Chinese August data is expected to show a further slight moderation in export and import growth (today) and flat CPI inflation (Thursday) at 1%yoy but a slight fall in producer price inflation to 8.9%yoy. Credit data may also be released.
In Australia, the RBA (today) is expected to delay the tapering of its bond buying and continue it at the rate of $5bn a week until a review early next year. In fact there is a case to increase bond buying. At its last meeting it indicated that it “would be prepared to act in response to further bad news on the health front should that lead to a more significant setback for the economic recovery”. Since then the extension and/or addition of lockdowns in NSW, Victoria and the ACT constitute a “significant setback” which mean that GDP growth this year could now come in around zero which is well down from the RBA’s 4%. And the initial part of the recovery is likely to be more subdued against a backdrop of high numbers of coronavirus cases. So, the level of economic activity will be far lower and the level of unemployment far higher through 2022 than the RBA was assuming a month ago. Delaying the taper and maybe even increasing bond buying to say $6bn a week may not result in a big boost to 2022 growth and the heavy lifting will have to come from fiscal policy, but it will help. It also won’t look so good for the RBA to be reducing stimulus by proceeding with the taper at a time when the economic outlook has deteriorated significantly.
On the data front in Australia, expect further weakness in payroll jobs (Thursday).
Outlook for investment markets
Shares remain vulnerable to a short-term correction with possible triggers being coronavirus, the inflation scare and US taper talk, likely US tax hikes and a debt ceiling standoff and geopolitical risks. But looking through the short-term noise, the combination of improving global growth and earnings helped by more fiscal stimulus, vaccines ultimately allowing a more sustained reopening and still low interest rates augurs well for shares over the next 12 months.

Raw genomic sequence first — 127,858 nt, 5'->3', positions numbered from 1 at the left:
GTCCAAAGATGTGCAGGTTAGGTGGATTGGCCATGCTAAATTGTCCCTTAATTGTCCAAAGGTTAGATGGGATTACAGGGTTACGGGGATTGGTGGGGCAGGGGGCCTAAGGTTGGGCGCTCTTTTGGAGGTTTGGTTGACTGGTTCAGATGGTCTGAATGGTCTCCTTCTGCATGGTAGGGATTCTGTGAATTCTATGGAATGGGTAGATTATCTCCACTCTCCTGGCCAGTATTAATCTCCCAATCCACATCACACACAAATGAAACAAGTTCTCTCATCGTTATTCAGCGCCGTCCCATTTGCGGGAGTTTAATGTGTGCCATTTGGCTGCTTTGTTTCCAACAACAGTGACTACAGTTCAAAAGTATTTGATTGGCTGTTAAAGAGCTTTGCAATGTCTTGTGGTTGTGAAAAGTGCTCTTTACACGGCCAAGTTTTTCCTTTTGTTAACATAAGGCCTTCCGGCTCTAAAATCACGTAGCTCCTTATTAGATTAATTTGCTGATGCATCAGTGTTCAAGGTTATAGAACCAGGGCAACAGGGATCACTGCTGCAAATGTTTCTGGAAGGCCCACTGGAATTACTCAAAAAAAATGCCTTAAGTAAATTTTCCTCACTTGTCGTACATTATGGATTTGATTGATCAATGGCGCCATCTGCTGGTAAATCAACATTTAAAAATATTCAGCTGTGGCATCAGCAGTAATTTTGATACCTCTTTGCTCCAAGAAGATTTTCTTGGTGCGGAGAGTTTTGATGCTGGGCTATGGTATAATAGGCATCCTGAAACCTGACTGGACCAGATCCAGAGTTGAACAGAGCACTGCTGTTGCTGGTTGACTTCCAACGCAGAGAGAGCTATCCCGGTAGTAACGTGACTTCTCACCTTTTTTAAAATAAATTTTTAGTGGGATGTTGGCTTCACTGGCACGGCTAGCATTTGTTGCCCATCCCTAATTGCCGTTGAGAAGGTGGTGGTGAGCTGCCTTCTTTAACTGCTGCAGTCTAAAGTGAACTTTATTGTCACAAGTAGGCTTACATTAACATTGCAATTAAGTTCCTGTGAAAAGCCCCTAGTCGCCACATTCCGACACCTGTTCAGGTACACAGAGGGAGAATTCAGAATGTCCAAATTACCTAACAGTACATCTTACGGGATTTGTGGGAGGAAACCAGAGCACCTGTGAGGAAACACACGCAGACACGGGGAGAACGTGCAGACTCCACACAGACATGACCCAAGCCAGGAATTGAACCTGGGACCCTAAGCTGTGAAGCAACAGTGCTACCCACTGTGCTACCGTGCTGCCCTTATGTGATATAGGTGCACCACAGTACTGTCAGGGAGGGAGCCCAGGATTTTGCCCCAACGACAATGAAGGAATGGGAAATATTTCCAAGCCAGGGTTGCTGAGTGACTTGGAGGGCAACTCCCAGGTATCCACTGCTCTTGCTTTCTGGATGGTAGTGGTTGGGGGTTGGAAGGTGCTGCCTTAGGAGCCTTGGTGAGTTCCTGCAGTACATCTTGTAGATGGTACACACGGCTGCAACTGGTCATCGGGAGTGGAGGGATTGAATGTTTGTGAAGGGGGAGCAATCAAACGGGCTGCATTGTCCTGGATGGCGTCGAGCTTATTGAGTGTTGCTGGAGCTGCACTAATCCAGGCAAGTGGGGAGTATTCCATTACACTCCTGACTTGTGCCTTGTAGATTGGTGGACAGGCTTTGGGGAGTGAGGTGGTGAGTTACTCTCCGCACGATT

Expect the rising trend in bond yields to resume as it becomes clear the global recovery is continuing resulting in capital losses and poor returns from bonds over the next 12 months.
Unlisted commercial property may still see some weakness in retail and office returns but industrial is likely to be strong. Unlisted infrastructure is expected to see solid returns.
Australian home prices look likely to rise by around 20% this year before slowing to around 7% next year, being boosted by ultra-low mortgage rates, economic recovery and FOMO, but expect a progressive slowing in the pace of gains as poor affordability impacts, government home buyer incentives are cut back, fixed mortgage rates rise, macro prudential tightening kicks in and immigration remains down relative to normal. The lockdowns have increased short term uncertainty though.
Cash and bank deposits are likely to provide poor returns, given the ultra-low cash rate of 0.1%. The setback from coronavirus lockdowns could push the first rate hike back into 2024.
Although the $A could pull back further in response to the latest coronavirus outbreaks, the threats posed to global and Australian growth and falling iron ore prices, a rising trend is likely over the next 12 months helped by strong commodity prices and a cyclical decline in the US dollar, probably taking the $A up to around $US0.80.
We're giving you unprecedented FREE access to find out which stocks our Switzer Report experts think have the highest upside in September and beyond!